So I did the next best thing. When you're working at a software company, there are computers and peripherals galore, just wasting away. I had three at my mercy and a fourth as a backup at all times.
I am also friendly with the IT guys (as anybody knows in life, you should be nice to IT guys and waiters) and asked my buddy Eric if he has any old cords lying around.

He helped me look through the bins of hardware at Adobe, but I came up short. All of their laptops had long since upgraded a while back. But he said he'd keep an eye out.

Later that week, I was talking to a colleague at his desk. When I leaned on his filing cabinet, I noticed the very cord I was looking for right there by my fingers. He said he wasn't using the computer for now, so I could borrow it for a while.

So, now I have a cord on lease – but I have to return it eventually.

This is seriously turning into a dysfunctional relationship. It's like we know the relationship is doomed but we keep getting back together again. It is indeed the Long Goodbye.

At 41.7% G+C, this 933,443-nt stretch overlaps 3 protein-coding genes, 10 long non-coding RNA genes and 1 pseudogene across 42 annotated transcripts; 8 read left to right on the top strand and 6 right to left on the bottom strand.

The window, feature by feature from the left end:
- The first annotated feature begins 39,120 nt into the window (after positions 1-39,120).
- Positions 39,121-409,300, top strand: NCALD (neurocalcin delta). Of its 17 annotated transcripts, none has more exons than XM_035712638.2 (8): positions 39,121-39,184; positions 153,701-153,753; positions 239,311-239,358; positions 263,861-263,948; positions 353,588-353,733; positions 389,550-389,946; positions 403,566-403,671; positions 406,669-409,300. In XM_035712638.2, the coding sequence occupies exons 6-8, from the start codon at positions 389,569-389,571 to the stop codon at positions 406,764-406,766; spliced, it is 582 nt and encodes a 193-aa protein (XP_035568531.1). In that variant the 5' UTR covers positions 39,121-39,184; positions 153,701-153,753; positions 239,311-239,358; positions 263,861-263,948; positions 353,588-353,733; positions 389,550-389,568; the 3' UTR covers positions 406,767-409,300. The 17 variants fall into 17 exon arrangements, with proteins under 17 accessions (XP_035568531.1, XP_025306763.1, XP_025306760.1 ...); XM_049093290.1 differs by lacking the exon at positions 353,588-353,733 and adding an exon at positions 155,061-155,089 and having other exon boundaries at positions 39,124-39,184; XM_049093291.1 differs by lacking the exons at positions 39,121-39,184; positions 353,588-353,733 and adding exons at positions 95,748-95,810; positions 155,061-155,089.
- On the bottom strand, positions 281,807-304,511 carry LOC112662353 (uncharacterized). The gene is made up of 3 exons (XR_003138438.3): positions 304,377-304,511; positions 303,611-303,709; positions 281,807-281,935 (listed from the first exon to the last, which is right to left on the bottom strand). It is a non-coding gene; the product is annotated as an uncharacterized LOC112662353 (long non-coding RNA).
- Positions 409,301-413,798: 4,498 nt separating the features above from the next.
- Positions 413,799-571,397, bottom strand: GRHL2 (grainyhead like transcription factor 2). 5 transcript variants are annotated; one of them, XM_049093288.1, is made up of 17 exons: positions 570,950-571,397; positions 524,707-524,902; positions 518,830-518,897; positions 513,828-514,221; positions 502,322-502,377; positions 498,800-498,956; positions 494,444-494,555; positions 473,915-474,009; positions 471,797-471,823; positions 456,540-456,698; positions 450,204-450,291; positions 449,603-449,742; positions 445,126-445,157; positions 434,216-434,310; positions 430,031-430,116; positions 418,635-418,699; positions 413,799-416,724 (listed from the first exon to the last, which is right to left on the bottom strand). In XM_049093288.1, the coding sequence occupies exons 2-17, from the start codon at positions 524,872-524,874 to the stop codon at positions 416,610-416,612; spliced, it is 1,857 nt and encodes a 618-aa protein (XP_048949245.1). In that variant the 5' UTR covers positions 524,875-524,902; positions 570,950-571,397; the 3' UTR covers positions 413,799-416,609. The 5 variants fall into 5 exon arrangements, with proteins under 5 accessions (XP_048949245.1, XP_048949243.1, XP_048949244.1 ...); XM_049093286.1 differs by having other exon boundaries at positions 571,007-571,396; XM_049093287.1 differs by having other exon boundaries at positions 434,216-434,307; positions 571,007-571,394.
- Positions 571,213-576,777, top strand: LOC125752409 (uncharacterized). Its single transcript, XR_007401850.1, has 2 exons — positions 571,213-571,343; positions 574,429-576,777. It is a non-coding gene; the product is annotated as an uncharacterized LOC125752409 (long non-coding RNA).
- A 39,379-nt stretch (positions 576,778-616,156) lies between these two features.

A few weeks ago when I was home sick, hugging my Puffs with Lotion box, I sank into my beanbag and watched my favorite, The Long Goodbye.

You'll notice my list of favorites is quite long, but this one is a special one, Elliot Gould as Philip Marlowe. He's the quintessential anti-hero. He's cynical, meandering, and does not follow the Boy Scout credo - especially that part about keeping physically strong, mentally awake, and morally straight.

Needless to say, I have a mad screen-crush on this character. But I also love the film itself. It's exactly how I remember my early years in 70's LA. Sunny, fluid and unstructured. And it also shows me parts of LA that I didn't experience as a 6 year-old – depraved, dark and lonely. This is the most straight narrative of all of Altman's films. I know exactly how the supermarket smells that Philip enters at 2AM looking for curry-brand cat food. I can practically taste the air. I also remember PCH looking more shabby than chic back in the day. And people really pulled off 70's fashion, not just as hipster irony.